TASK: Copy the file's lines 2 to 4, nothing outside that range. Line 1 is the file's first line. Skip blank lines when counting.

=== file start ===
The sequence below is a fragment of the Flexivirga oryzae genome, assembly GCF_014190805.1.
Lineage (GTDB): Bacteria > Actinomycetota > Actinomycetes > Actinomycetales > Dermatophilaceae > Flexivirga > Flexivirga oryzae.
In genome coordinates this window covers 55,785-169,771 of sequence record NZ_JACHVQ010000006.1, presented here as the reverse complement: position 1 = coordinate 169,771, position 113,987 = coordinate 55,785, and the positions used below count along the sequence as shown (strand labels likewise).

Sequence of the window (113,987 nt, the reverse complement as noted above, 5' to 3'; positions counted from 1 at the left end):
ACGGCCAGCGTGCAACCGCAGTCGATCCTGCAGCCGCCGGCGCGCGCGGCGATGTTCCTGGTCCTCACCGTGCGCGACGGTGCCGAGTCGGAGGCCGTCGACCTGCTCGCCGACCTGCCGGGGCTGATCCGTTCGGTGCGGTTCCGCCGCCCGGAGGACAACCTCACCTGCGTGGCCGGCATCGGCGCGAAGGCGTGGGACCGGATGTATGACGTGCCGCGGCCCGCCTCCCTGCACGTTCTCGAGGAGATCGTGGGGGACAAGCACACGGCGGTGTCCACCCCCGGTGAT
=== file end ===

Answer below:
Lineage (GTDB): Bacteria > Actinomycetota > Actinomycetes > Actinomycetales > Dermatophilaceae > Flexivirga > Flexivirga oryzae.
In genome coordinates this window covers 55,785-169,771 of sequence record NZ_JACHVQ010000006.1, presented here as the reverse complement: position 1 = coordinate 169,771, position 113,987 = coordinate 55,785, and the positions used below count along the sequence as shown (strand labels likewise).

Sequence of the window (113,987 nt, the reverse complement as noted above, 5' to 3'; positions counted from 1 at the left end):